But the migrants in Yaviza spoke of harrowing treatment on their journeys.
A 24 year-old Somali, with his sister, 20 — previously refugees in Yemen — said they spent six days alone in the jungle, four of them without food, after their Colombian guide abandoned them.
“He left us in the jungle,” the young man said, appearing traumatized by the memory. “He told us he get food [and] never came back.” His sister’s leg had swelled with an infection; she is now taking medication given by Senafront.
The pair left Yemen on Jan. 22 — one of few precise details they could recall. They were promised passage to Canada by a Somali smuggler whom their mother paid. But he soon disappeared, and they continued on flights, buses and boats with other traffickers, not knowing where they had been or were headed.
Rrahim and another South African, nicknamed Majeste, 30, worked in the Brazilian city Porto Alegre for nine months to save money before setting off on March 15.
They estimated the journey cost some $4,000 each. The two were repeatedly threatened with knives, robbed of money and documents and forced to pay bribes, from $50 to $200, to Colombian immigration officials, they said. “I’d say it’s not easy,” Majeste reflected.
Crossing the Darién Gap, they saw a dead African whom traffickers claimed to have killed. They saw snakes and other animals and walked swiftly, spending just one night in the jungle next to a fire.
“It’s been very hard,” Rrahim added. “I feel bad, and I miss my family. I lost my weight, [and] I have no energy.”
At the border with Panama, Colombian guides turn back, and then Senafront intercepts the migrants, said Commissioner Yadel Cruz, second in command in Darién. He said that the issues driving the flow of people are beyond the scope of law enforcement. The migrants are largely consensual victims, so the primary police role is to provide humanitarian assistance while gathering information to share with international groups like Interpol, he said.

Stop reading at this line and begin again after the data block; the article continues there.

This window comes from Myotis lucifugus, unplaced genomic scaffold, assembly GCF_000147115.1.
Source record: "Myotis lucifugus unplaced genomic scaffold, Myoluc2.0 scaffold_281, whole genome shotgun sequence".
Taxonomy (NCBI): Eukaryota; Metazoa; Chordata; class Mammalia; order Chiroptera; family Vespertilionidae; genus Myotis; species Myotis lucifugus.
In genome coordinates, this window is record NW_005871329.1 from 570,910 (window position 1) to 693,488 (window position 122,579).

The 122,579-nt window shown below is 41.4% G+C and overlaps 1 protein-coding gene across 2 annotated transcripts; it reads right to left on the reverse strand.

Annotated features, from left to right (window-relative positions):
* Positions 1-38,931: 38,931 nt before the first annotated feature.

Cruz said the migrants sometimes suffer medical emergencies that require airlift by helicopter. “This is an important part of our job, to give aid to these people,” he said.
The migrants, who mostly arrive without travel documents, spend a few weeks at Senafront bases to be processed, immigration officials said.
Their embassies are alerted in case of any emergencies, they said, and the U.S. Embassy in Panama interviews anyone suspected of links to terrorism.
The immigration service then releases them in the capital, Panama City, as irregular transitory migrants, with instructions to leave the country. If they remain beyond an unspecified period, they are deported, the immigration officials added.
Over the last two years, many have headed to Hostel Miami, a three-floor, $10-a-night guesthouse in the rundown Santa Ana district.
Mari Valderrama, 41, the manager, said she took pity on the migrants, who often arrived in poor physical condition. Some suffer from malaria or dengue fever, and most left within 10 days, she said.
She said she will no longer accept migrants after the district attorney began applying pressure. Local police made occasional arrests, locking them up in jails reportedly housing 70 inmates to a room in poor conditions.
Meanwhile, local residents filed a lawsuit against the hostel, claiming it participated in people trafficking, Valderrama said. They summoned the media last year, saying people with Ebola were staying there. She added that she was unaware of any migrants with the disease having stayed at any city hostels, and there have been no recorded cases in Panama.
“I feel very horrible about the situation,” she said. “They went through incredibly difficult and adverse circumstances to get here, all in order to pursue their dreams — the American dream, because that’s where all of them are going.”
In Darién, Rrahim said he still wants to head for the Bronx, in New York City, to join a community of other African immigrants. It is not going to be easy. For now he remains thousands of miles from the U.S. and even farther from home. He has no money or travel documents and a still very dangerous journey ahead through Central America.
“It’s still a long way to go,” he acknowledged, not knowing if he would press on. “It depends if my family can send money.”